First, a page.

“why [did you wait] so long before telling anyone about [the photos]. Trent admitted he was ‘kinda scared of it.’ He said: ‘You know, you hear so much about those things… I didn’t believe all that talk about flying saucers before, but now have an idea the Army knows what they are.”
This suggests that Mr. Trent had not seen any U̳F̳O̳s before and was skeptical about flying saucers (hence his wife’s claim that “no one would believe me”)… until he saw one himself.
One get’s into a logical muddle here. If, as Klass believes, there are no saucers and therefore the Trents couldn’t have seen one, then Mrs. Trent must have been lying when she said she saw several previously.
On the other hand, Mr. Trent was telling the truth about his skepticism, although he could well have supported his wife’s claim by saying that he too had seen several even if he really didn’t believe they existed.
After all, if it’s a hoax, he could say anything to support the hoax story. One way to get out of this muddle is to assume that they both told the truth regarding previous sightings (Mrs. Trent had several, Mr. Trent had none and didn’t believe in saucers).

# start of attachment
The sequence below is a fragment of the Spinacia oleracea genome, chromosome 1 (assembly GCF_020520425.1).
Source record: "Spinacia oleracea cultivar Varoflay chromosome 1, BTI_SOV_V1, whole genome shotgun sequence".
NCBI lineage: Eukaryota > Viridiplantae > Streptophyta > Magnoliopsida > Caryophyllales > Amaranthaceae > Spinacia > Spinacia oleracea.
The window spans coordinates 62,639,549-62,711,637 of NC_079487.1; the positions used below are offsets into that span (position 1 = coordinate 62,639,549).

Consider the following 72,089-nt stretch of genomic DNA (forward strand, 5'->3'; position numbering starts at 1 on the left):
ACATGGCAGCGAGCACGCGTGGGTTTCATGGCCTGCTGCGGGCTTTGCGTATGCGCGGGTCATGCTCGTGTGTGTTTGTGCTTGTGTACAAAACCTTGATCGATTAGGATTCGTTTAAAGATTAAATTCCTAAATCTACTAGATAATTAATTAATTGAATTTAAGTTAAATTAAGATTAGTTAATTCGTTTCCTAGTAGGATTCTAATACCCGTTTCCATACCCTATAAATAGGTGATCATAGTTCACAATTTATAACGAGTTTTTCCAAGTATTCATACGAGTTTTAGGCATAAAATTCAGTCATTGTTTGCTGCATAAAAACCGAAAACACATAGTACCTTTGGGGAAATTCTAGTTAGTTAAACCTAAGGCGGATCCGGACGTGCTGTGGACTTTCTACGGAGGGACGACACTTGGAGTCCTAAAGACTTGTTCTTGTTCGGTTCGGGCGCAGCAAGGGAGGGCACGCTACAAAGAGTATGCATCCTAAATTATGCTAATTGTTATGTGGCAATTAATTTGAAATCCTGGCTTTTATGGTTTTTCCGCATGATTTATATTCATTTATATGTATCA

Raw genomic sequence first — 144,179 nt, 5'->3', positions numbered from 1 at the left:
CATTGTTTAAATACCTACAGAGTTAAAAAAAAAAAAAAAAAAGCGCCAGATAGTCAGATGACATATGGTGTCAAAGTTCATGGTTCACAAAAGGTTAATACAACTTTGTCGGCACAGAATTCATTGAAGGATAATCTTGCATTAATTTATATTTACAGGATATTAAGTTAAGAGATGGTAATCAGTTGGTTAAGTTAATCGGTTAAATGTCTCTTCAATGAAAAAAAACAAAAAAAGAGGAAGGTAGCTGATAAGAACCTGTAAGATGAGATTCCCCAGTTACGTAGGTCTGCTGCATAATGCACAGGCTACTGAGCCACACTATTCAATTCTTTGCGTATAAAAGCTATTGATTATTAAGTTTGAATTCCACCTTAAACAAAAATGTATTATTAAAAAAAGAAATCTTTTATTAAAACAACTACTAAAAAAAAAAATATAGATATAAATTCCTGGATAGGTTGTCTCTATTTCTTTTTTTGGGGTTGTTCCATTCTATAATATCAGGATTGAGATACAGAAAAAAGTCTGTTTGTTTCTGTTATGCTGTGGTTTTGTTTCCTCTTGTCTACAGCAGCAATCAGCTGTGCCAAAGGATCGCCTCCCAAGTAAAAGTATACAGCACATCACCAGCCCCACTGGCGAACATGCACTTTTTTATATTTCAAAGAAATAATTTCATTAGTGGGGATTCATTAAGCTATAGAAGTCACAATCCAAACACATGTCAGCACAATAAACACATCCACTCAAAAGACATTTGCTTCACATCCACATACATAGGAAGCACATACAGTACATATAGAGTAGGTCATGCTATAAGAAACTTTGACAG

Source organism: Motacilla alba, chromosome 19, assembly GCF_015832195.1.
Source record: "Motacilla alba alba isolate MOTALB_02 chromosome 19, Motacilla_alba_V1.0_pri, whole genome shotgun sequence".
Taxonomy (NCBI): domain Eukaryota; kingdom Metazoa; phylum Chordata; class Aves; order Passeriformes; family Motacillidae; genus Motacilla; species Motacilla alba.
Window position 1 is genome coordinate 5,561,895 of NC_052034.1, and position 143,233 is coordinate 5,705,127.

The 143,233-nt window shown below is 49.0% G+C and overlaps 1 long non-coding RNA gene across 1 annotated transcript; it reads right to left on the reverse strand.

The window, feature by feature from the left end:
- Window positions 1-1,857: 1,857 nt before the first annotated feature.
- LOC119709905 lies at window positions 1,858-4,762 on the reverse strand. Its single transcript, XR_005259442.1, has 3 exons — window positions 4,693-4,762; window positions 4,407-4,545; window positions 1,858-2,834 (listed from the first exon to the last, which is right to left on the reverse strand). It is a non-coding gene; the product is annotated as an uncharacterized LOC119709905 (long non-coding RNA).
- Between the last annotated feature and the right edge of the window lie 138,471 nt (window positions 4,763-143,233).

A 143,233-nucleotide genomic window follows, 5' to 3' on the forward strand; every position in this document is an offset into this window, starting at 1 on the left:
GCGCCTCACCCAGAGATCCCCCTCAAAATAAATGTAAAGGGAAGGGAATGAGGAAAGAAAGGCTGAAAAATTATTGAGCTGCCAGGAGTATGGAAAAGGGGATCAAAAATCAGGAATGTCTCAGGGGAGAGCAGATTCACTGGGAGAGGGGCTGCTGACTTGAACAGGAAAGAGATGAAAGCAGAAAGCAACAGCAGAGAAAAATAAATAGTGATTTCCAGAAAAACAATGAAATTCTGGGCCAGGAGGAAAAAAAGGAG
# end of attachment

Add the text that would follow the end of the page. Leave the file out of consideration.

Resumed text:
Of course, Mrs. Trent previous sightings certainly could have been honest misidentifications… and if this were so then she wasn’t really “a repeater” unless you classify a person who repeatedly and honestly misidentifies objects as “a repeater” [Maccabee op. cit., private communication].
The McMinnville U̳F̳O̳ photographs remain among the best-publicized in U̳F̳O̳ history. Skeptics continue to explain the two photographs as being hoaxes and/or fakes Ufologists continue to argue that the Trent photos are credible evidence that U̳F̳O̳s are a real, physical phenomenon.
The Trents have consistently been described as honest, simple farm folk who never attempted to profit from their photographs, nor the notoriety they brought them. Evelyn Trent died in 1997 and Paul Trent in 1998; both insisted until the end of their lives that the sighting, and the photos, were genuine.